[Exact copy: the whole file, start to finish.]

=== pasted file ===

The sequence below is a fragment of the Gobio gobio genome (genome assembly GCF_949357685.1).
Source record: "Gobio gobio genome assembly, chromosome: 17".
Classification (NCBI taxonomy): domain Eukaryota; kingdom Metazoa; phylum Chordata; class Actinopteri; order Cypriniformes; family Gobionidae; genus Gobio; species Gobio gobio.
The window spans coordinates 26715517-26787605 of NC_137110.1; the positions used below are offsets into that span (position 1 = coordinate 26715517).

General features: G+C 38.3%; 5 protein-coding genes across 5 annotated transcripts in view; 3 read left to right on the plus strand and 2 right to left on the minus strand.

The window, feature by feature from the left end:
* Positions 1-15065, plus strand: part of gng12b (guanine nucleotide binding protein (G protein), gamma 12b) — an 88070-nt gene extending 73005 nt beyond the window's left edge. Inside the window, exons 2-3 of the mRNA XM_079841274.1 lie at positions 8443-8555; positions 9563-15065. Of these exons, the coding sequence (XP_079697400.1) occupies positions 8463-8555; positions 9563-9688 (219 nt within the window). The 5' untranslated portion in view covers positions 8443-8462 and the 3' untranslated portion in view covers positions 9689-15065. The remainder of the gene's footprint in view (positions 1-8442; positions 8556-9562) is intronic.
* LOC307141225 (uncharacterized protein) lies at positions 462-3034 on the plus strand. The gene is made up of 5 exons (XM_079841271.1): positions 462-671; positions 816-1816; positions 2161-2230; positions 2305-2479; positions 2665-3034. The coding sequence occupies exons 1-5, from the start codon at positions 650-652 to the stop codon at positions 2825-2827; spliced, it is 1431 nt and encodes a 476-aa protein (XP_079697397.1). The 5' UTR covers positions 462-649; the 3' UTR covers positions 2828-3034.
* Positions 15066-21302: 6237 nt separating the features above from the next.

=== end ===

The sequence below is a fragment of the Gobio gobio genome (genome assembly GCF_949357685.1).
Source record: "Gobio gobio genome assembly, chromosome: 17".
Classification (NCBI taxonomy): domain Eukaryota; kingdom Metazoa; phylum Chordata; class Actinopteri; order Cypriniformes; family Gobionidae; genus Gobio; species Gobio gobio.
The window spans coordinates 26715517-26787605 of NC_137110.1; the positions used below are offsets into that span (position 1 = coordinate 26715517).

General features: G+C 38.3%; 5 protein-coding genes across 5 annotated transcripts in view; 3 read left to right on the plus strand and 2 right to left on the minus strand.

The window, feature by feature from the left end:
* Positions 1-15065, plus strand: part of gng12b (guanine nucleotide binding protein (G protein), gamma 12b) — an 88070-nt gene extending 73005 nt beyond the window's left edge. Inside the window, exons 2-3 of the mRNA XM_079841274.1 lie at positions 8443-8555; positions 9563-15065. Of these exons, the coding sequence (XP_079697400.1) occupies positions 8463-8555; positions 9563-9688 (219 nt within the window). The 5' untranslated portion in view covers positions 8443-8462 and the 3' untranslated portion in view covers positions 9689-15065. The remainder of the gene's footprint in view (positions 1-8442; positions 8556-9562) is intronic.
* LOC307141225 (uncharacterized protein) lies at positions 462-3034 on the plus strand. The gene is made up of 5 exons (XM_079841271.1): positions 462-671; positions 816-1816; positions 2161-2230; positions 2305-2479; positions 2665-3034. The coding sequence occupies exons 1-5, from the start codon at positions 650-652 to the stop codon at positions 2825-2827; spliced, it is 1431 nt and encodes a 476-aa protein (XP_079697397.1). The 5' UTR covers positions 462-649; the 3' UTR covers positions 2828-3034.
* Positions 15066-21302: 6237 nt separating the features above from the next.